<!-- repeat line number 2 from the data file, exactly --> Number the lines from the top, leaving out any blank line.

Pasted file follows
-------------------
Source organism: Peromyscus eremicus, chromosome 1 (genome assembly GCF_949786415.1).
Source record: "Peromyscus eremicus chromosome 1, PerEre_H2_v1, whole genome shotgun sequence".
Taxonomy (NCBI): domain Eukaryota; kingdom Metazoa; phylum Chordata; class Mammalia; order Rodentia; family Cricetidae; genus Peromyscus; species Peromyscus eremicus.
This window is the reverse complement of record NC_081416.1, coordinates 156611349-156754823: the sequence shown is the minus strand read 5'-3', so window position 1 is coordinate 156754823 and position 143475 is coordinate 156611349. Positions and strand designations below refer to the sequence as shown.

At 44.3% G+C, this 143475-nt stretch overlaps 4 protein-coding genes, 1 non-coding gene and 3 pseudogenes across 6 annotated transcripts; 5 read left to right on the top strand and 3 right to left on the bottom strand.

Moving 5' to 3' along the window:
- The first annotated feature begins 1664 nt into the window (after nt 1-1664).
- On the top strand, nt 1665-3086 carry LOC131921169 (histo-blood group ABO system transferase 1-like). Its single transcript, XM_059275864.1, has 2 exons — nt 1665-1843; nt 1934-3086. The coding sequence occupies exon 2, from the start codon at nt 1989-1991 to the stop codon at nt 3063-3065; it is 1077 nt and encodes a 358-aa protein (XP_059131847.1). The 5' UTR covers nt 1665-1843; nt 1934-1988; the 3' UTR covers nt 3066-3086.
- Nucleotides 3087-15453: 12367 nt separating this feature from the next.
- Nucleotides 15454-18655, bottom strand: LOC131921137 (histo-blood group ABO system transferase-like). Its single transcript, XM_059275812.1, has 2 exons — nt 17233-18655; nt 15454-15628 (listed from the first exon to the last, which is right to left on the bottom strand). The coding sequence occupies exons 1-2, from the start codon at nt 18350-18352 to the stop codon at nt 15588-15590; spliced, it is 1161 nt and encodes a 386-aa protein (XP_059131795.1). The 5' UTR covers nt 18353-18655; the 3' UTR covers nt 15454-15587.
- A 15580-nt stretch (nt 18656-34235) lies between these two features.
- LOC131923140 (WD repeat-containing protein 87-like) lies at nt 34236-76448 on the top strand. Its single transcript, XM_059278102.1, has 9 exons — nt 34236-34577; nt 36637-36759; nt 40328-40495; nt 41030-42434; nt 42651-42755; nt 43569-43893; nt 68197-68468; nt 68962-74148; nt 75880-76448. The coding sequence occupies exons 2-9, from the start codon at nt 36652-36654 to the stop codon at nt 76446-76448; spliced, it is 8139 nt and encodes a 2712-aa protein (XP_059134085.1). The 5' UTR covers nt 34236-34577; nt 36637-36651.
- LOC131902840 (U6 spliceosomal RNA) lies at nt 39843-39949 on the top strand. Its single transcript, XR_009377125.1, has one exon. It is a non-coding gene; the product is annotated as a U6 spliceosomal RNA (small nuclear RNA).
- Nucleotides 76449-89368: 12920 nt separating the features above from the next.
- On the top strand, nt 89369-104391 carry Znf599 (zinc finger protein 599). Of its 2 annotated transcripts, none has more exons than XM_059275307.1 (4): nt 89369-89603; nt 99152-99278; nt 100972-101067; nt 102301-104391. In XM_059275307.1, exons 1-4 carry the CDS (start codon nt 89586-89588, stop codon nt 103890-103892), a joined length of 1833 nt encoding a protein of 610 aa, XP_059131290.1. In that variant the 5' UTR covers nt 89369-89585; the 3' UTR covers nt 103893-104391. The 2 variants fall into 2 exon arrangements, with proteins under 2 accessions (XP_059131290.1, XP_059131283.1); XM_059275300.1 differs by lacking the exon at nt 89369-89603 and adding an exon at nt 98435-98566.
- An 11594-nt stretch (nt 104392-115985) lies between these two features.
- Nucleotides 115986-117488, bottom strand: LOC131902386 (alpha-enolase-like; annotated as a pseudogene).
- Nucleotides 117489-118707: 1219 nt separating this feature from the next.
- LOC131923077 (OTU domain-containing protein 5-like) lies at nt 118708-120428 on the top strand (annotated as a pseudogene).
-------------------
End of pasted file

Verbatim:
Source record: "Peromyscus eremicus chromosome 1, PerEre_H2_v1, whole genome shotgun sequence".